Every night in Chinatown, colourful sweetmeats and simmering pots of sugar syrup attract sweet-tooths in their thousands. Chinese-style desserts are hugely popular in this street-food haven, but many foreigners don’t know the first thing about them. At Sweet Time, sampling these distinctive goodies is as easy as pie.
Set on a bustling stretch of Yaowarat Road, this no-frills street eatery is consistently packed with crowds of younger Thais who come to socialise over desserts. Couples and solo travellers can grab a stool at smaller tables squeezed into corners of the footpath. A team of servers donning yellow aprons shout orders over the electrifying hum of Yaowarat at night. Back at the cart, workers piece together each dessert from a colourful spread of ready-made ingredients.
While Chinese-style dessert shops can be found all over Chinatown, most of them are difficult for non-Thai-speakers to approach. Even if using the English names, many of the ingredients will be obscure to all but the most food-savvy Westerners, and an overwhelming array of options are available from each stall. Saving you from a lot of confused pointing, Sweet Time slaps English menus with photos on every table.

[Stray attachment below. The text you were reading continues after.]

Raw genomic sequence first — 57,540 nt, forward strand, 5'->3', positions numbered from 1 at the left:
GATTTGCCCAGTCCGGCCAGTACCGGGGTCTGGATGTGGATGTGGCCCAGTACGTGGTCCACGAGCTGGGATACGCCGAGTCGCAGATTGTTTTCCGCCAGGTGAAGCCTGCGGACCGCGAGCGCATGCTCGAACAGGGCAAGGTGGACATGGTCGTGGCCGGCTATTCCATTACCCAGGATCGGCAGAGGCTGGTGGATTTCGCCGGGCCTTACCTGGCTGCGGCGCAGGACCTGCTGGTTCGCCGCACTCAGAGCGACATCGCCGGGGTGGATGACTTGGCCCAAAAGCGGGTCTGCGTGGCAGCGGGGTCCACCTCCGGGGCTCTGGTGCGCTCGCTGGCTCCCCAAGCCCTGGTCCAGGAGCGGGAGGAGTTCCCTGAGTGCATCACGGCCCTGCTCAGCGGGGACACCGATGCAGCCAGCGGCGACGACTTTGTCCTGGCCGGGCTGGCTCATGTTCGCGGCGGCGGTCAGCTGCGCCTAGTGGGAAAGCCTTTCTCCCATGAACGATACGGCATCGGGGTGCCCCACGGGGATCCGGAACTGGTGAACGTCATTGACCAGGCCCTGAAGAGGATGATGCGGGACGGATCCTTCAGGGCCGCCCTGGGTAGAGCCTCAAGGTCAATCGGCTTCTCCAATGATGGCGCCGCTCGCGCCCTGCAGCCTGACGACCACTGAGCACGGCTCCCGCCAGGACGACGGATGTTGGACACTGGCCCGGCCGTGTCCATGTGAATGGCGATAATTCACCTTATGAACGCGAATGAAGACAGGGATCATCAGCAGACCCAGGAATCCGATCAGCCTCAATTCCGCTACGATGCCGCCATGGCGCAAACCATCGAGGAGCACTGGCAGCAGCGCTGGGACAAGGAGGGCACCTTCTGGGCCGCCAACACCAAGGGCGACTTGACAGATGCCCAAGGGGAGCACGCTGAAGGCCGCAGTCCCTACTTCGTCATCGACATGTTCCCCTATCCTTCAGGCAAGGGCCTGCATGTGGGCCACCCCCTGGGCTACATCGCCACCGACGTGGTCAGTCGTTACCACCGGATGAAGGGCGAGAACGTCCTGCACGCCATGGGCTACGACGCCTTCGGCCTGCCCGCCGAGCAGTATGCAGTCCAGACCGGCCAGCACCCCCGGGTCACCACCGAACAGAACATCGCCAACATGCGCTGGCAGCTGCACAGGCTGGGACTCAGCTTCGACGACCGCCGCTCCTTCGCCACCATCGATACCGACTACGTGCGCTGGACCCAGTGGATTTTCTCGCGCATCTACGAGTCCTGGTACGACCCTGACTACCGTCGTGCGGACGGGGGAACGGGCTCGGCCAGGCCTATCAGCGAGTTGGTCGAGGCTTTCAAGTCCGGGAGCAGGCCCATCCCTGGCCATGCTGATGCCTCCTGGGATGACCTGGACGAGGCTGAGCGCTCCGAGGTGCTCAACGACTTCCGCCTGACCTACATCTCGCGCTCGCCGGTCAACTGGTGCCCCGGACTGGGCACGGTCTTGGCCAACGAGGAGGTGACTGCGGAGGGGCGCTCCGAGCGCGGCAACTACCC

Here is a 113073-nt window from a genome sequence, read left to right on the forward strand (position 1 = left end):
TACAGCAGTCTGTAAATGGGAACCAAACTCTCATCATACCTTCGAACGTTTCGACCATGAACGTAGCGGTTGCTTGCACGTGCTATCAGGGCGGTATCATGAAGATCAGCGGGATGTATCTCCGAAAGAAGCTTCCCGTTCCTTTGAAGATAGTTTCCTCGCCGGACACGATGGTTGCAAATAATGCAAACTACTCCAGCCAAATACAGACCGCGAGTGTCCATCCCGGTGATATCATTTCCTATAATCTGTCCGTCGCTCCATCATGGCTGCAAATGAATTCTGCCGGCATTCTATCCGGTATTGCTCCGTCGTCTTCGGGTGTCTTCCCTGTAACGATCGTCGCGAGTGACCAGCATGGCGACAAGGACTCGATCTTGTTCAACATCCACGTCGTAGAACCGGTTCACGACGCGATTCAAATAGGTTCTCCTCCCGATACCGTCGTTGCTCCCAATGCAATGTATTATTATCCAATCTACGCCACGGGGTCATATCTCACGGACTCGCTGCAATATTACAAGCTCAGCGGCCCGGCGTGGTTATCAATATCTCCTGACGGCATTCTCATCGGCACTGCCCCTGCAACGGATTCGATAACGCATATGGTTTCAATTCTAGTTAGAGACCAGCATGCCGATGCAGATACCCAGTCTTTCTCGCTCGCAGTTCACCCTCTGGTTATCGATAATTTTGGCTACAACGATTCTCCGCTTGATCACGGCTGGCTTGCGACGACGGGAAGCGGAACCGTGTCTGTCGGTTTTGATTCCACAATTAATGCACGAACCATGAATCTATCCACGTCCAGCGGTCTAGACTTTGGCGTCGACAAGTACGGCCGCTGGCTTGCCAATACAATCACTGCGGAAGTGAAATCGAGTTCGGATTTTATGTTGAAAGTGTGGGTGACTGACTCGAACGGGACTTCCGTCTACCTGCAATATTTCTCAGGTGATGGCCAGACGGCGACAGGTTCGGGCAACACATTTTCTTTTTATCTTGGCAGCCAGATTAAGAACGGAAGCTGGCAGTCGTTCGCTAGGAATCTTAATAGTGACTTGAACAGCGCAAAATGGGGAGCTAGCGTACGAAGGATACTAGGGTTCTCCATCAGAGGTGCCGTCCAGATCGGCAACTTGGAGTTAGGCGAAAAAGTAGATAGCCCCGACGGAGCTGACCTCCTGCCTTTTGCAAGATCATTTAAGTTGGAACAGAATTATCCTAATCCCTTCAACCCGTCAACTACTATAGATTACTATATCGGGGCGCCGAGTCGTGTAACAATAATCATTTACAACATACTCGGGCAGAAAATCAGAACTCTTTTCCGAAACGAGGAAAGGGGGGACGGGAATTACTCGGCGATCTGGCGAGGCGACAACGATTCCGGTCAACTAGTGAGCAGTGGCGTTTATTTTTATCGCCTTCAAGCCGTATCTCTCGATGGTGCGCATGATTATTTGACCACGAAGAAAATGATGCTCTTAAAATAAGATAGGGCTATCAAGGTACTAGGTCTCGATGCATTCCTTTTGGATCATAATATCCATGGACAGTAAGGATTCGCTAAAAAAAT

Served like a soup — hot or cold — in small bowls filled with sugar syrup, ginger syrup, longan syrup or sweetened coconut milk, the bite-size possibilities include gingko seeds, water chestnut, sweet potato, black sesame balls, deep-fried bean curd, candied bael fruit and squishy green strips of grass jelly (lod chong). The menu suggests popular combinations, but you’re also free to mix and match.
While most items cost between 20 and 50 baht, the edible bird’s nest with syrup is sold in three sizes ranging from 100 to 300 baht. We passed on this ultra-sweet Chinese delicacy in favour of something more refreshing: pandan-flavoured sago (tapioca pearls) with marble-size spheres of cantaloupe in sweet and icy coconut milk.
Next time we’ll go for bua loy, a traditional Thai dessert with rice flour balls made from taro, pandan, butterfly pea flower and other ingredients, bobbing in a warm coconut broth. More adventurous palates might try chao kuay, gelatinous chunks of a black herbal tea that’s supposed to be very healthy. You might also snatch a plate of durian with sticky rice, sold by a neighbouring street cart.
Sweet Time is located in the heart of Chinatown, just west of Yaowarat Soi 9 on the south side of Yaowarat Road. Look for big red umbrellas, yellow aprons and a crowd of young locals.
David Luekens first came to Thailand in 2005 when Thai friends from his former home of Burlington, Vermont led him on a life-changing trip. Based in Thailand since 2011, he spends much of his time eating in Bangkok street markets and island hopping the Andaman Sea.
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